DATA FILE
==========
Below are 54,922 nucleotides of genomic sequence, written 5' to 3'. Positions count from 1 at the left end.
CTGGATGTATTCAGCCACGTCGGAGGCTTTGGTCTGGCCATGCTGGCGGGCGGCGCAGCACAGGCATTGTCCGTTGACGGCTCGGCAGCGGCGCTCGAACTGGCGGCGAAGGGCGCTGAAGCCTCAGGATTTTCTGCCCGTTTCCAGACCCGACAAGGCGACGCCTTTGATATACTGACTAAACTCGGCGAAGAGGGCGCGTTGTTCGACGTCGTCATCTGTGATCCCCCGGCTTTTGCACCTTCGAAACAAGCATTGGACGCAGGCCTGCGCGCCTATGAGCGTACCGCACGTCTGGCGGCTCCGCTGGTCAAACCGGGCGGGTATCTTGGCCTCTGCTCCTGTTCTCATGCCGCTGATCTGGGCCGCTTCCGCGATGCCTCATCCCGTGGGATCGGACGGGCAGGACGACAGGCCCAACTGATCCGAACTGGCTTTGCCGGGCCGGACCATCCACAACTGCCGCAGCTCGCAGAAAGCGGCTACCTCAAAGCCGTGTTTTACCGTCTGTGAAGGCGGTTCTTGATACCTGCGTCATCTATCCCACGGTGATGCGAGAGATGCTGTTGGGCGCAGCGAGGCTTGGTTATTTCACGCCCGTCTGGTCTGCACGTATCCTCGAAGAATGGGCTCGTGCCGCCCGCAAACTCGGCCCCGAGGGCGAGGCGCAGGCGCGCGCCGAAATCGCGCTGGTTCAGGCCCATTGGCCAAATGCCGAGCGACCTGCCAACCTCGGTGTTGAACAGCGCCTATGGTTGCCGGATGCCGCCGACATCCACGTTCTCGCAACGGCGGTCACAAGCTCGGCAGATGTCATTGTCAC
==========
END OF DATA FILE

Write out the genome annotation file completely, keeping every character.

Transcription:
Below are 54,922 nucleotides of genomic sequence, written 5' to 3'. Positions count from 1 at the left end.
CTGGATGTATTCAGCCACGTCGGAGGCTTTGGTCTGGCCATGCTGGCGGGCGGCGCAGCACAGGCATTGTCCGTTGACGGCTCGGCAGCGGCGCTCGAACTGGCGGCGAAGGGCGCTGAAGCCTCAGGATTTTCTGCCCGTTTCCAGACCCGACAAGGCGACGCCTTTGATATACTGACTAAACTCGGCGAAGAGGGCGCGTTGTTCGACGTCGTCATCTGTGATCCCCCGGCTTTTGCACCTTCGAAACAAGCATTGGACGCAGGCCTGCGCGCCTATGAGCGTACCGCACGTCTGGCGGCTCCGCTGGTCAAACCGGGCGGGTATCTTGGCCTCTGCTCCTGTTCTCATGCCGCTGATCTGGGCCGCTTCCGCGATGCCTCATCCCGTGGGATCGGACGGGCAGGACGACAGGCCCAACTGATCCGAACTGGCTTTGCCGGGCCGGACCATCCACAACTGCCGCAGCTCGCAGAAAGCGGCTACCTCAAAGCCGTGTTTTACCGTCTGTGAAGGCGGTTCTTGATACCTGCGTCATCTATCCCACGGTGATGCGAGAGATGCTGTTGGGCGCAGCGAGGCTTGGTTATTTCACGCCCGTCTGGTCTGCACGTATCCTCGAAGAATGGGCTCGTGCCGCCCGCAAACTCGGCCCCGAGGGCGAGGCGCAGGCGCGCGCCGAAATCGCGCTGGTTCAGGCCCATTGGCCAAATGCCGAGCGACCTGCCAACCTCGGTGTTGAACAGCGCCTATGGTTGCCGGATGCCGCCGACATCCACGTTCTCGCAACGGCGGTCACAAGCTCGGCAGATGTCATTGTCAC